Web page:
Playing Mystic Morning is now a permanent part of my daily ritual ~ S.C.

History & Healing PDF Print E-mail

Angels with harpsThe harp as we know it today has its origins back in ancient times. Records of these early harps are depicted in the art work from the ancient cultures of Assyria, Mesopotamia and Egypt, dating back more than 5,000 years. Some believe that it was the first stringed instrument, predating the guitar, inspired by the sound of the hunting bow. The first bows were made from curved antelope horns with a sinew bowstring. Bows then evolved to be carved from one piece of wood and the bowstrings remained made of sinew which vibrated with sound when drawn and released.

Reflecting the bow, ancient harps had a bow shape and fewer strings than harps today. The smaller harps were often played while walking and the larger harps were played either kneeling on the floor or standing. Some of the ancient harps were made from rare woods and decorated with gold, silver and precious stones.

Egyptian HarpIn ancient Egypt, music was highly developed and an integral part of religious worship and ritual. Harps were the favorite instrument during the period of the New Kingdom and harp players were held in the highest esteem. The temple musicians were the most highly regarded.  They were usually female and priestesses of the goddess of music, Hathor. Harp players also held important positions in royal households. Throughout history, harp music has been used for praise, singing, ritual, and entertainment at royal courts, wealthy households and military events. It is said one who has mastered the harp can make you dance, weep and put you to sleep.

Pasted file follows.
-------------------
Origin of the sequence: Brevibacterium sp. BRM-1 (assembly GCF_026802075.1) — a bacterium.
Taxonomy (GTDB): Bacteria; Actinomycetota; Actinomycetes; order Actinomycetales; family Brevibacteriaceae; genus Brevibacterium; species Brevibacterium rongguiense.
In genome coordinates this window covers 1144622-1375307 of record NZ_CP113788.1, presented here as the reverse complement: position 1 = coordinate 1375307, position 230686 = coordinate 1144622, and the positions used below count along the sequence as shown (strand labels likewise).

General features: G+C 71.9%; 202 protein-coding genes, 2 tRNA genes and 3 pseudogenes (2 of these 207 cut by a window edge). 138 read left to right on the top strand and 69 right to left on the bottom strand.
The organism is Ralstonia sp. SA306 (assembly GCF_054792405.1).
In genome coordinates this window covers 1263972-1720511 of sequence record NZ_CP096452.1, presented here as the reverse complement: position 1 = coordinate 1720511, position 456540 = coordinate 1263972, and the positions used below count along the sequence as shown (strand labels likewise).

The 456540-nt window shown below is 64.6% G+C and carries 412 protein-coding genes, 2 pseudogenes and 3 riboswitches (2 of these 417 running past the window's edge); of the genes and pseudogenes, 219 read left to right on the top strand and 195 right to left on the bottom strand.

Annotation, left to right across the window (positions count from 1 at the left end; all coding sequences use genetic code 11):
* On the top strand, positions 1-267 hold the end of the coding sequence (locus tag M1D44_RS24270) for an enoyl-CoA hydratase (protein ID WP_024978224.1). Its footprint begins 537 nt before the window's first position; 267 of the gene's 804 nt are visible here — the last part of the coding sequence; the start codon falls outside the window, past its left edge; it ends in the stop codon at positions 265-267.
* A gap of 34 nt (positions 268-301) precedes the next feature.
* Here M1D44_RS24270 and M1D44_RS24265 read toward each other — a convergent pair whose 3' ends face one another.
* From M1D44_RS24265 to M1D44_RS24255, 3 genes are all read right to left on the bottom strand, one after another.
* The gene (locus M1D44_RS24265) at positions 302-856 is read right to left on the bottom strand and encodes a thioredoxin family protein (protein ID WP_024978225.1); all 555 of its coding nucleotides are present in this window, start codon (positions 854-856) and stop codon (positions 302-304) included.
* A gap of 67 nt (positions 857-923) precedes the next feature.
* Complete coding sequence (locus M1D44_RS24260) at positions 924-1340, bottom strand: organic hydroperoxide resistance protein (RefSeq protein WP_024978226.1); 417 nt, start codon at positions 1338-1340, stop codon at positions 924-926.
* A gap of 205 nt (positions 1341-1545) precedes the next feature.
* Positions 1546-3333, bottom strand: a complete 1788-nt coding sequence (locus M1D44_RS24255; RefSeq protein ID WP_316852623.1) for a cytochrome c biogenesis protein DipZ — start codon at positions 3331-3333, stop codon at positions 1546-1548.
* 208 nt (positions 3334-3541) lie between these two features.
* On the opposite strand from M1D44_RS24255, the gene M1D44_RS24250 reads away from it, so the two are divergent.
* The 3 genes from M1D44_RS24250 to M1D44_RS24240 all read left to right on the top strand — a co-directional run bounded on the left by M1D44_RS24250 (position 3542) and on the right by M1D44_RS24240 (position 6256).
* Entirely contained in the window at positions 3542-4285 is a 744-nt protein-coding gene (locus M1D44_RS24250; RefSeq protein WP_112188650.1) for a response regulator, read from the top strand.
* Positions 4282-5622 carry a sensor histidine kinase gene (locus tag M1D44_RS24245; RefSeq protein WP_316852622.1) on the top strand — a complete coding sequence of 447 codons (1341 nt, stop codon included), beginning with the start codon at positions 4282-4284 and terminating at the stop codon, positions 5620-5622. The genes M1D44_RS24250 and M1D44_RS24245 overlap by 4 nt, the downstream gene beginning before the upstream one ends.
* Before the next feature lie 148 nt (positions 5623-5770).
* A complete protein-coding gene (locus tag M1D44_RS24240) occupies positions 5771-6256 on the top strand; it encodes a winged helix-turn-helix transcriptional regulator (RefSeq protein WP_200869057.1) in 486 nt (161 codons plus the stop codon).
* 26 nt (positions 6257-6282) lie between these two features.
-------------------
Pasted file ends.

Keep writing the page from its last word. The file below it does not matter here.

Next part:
The sound produced from the harp has also been associated with healing for thousands of years. Renown for its calming effect on the listener, it has also been regarded as a symbol of spiritual healing and comfort. The harp is also identified with heaven and the angels. As an instrument of healing, modern studies have shown that the harp can affect the physical body down to a cellular level. The wide range of frequencies produced by the plucked strings of a harp, and their harmonics brings the vibration of sound to affect the listener physically, emotionally, mentally and spiritually.

Today, the harp has become quite popular and can be heard at weddings, memorials, in concert and at other social events.  The harp is also actively being used as therapy with great success in many parts of the world to support individuals in hospitals, retirement homes, hospices and other institutions. As an instrument of the heart, the sound of the harp can lift the spirit and soothe the soul...